So I enjoy the subject, obviously not enamored by the subject, but it's become sort of like a more intimate friend to me. So biology means a little different than a lot of people than myself.
Andrew: So biology pushed you to learn English. Biology pushed you to get to where you are now. It's like the driving force in your life.
Jingxun Chen: Absolutely, and the passion is very important. Like I learned the interesting part of it, and that motivate me to go on and learn different things. Like you know, "oh, I need to learn math, I need to learn physics, to actually know more about biology." It pushed me into many directions because I have this wonderful passion for this one subject.
Andrew: Because of your interest in biology, you ended up actually going on a lot of different tangential experiences. So you went through chemistry, you went through physics, you went through math.
Jingxun Chen: Yeah.
Andrew: So when you started applying to college, what were you even thinking about? Did you have no idea which field you really wanted to go into?
Jingxun Chen: Yeah, I wanted to study chemistry, because in biology I felt like, you know... To really understand biology well you need to know the chemistry. So I start out thinking of, "I will be a chemistry major," and, but then after first year in college I realized I still like biology the most and I decided to change it.
Andrew: So you took a class in chemistry and you just decided, "ah, I've got to get back to biology." Or you took a class in biology and said, "ah, this is where I belong."
Jingxun Chen: I know, I took a class in biology and say, "chemistry is cool, but biology is cooler still."
Andrew: So, you got to college. Where'd you go to undergrad?
Jingxun Chen: Yeah, I went to MIT in Cambridge.
Andrew: Okay, cool.
Jingxun Chen: It's a technology driven school, it's a wonderful environment. They have excellent teachers, and the people that they recruit, like the students' qualities are amazing. Yeah. I'm very fortunate to go to a very good college.
Andrew: Yeah. Did you have a lot of options? How'd you decide MIT?
Jingxun Chen: Yeah, so I was picking between several school, and MIT really caught my eye because... well, funny thing, they release their decision on Pi Day 3.14, so March 14. And when I was in in high school, they have like a recruiter where they talk about MIT. So I didn't know much about college in general when I was in high school, but he was showing all these wonderful picture of hackers, like putting police car on top of the dome and then making nerdy jokes about things that only scientists may appreciate more, and I just felt like, "huh, that's a good place for me. I like being around nerds."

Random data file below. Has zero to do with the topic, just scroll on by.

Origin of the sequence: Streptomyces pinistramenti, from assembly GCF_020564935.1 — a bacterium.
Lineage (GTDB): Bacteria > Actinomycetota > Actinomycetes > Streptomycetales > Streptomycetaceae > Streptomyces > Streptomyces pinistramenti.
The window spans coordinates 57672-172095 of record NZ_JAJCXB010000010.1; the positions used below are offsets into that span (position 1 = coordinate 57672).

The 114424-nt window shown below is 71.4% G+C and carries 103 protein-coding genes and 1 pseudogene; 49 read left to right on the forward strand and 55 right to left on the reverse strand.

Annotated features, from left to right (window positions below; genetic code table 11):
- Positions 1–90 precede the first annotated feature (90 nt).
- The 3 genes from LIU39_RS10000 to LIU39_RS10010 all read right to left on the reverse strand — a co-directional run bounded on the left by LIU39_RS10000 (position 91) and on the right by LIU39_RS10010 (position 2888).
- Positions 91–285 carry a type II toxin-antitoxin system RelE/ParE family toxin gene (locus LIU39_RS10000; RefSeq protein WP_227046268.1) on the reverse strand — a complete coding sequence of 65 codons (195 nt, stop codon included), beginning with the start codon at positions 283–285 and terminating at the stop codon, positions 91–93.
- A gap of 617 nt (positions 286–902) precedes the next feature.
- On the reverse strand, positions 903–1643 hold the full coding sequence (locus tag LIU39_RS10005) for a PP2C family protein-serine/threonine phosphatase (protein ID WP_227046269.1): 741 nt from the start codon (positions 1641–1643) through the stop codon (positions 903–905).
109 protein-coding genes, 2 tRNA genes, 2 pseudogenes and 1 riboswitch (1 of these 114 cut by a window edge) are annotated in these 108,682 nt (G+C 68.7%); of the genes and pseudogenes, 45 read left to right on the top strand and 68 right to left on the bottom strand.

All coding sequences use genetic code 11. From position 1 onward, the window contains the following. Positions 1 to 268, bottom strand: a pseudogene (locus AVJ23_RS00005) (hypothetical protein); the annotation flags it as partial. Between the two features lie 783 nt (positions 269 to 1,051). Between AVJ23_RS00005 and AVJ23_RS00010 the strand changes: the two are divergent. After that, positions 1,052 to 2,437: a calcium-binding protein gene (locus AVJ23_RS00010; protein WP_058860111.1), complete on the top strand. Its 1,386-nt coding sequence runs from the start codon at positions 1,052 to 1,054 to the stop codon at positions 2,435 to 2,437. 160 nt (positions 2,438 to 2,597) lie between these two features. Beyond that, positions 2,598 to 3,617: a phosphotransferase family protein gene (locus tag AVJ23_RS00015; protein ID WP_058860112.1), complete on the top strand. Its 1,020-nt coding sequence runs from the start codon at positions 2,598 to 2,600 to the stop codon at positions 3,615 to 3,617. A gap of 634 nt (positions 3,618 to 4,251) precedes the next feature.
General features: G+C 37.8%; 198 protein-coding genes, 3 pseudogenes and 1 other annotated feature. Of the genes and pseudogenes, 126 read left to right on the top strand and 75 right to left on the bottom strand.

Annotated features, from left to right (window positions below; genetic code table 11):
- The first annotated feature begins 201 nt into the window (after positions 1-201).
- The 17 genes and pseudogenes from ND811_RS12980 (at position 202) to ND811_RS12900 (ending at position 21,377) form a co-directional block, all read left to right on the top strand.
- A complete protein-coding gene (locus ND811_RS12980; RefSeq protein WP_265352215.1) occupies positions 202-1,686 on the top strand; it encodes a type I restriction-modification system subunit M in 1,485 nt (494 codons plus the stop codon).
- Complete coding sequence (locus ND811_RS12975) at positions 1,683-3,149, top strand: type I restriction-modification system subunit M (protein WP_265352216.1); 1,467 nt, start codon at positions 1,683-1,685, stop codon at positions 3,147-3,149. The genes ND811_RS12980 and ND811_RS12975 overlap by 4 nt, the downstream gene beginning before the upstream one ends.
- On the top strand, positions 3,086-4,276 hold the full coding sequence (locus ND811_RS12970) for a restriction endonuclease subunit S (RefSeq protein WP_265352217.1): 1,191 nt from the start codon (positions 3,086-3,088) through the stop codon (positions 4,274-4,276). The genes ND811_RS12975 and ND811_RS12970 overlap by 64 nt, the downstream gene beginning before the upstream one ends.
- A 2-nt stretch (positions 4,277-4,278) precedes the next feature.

Andrew: Fair enough. Fair enough. All right, so you got to MIT, you were initially a chemistry major. But then you decided to go back to biology and then, so you decided you wanted to be a research biologist immediately?
Jingxun Chen: Yeah. It's interesting, because when I was in high school, I didn't know much about research. I knew that labs are fun, but I didn't know that there's actually career that you can build by just doing labs. So MIT has a wonderful undergraduate research program where actually 80% of the undergrad there are involved in that program. So you can apply and become an undergraduate researcher, and you can get credit or pay by being an undergrad researcher. So I just applied there, and there are many postings of which lab is accepting students and what project.
And I was fortunate to find a cell division lab that I didn't know that I would get in at all. And I apply, and my PI, Angelika Amon, just got back to me say, "yeah, let's talk." And I was like, "great!" Because I didn't have much experience and, and Angelika believe in me and took me in. And I was there for four years.
Andrew: Cool. Did you want to do the cell division because of the high school class where you looked at the cell division under the microscope?
Jingxun Chen: Yeah. So that's part of it, but mostly because that was the opening-
Jingxun Chen: -that was offered.
Andrew: For sure, for sure, yeah.
Jingxun Chen: And then I just fell in love. Yeah, I enjoy every aspect of being in the lab and doing research and about basic science. And I have a wonderful post doc mentor, who now actually is my graduate advisor here at Berkeley. She show me everything about research, guide me too, and supporting every aspect of my career. It's amazing. I'm so fortunate and lucky to met many great people along the way ,and she's definitely one of my greatest supporter.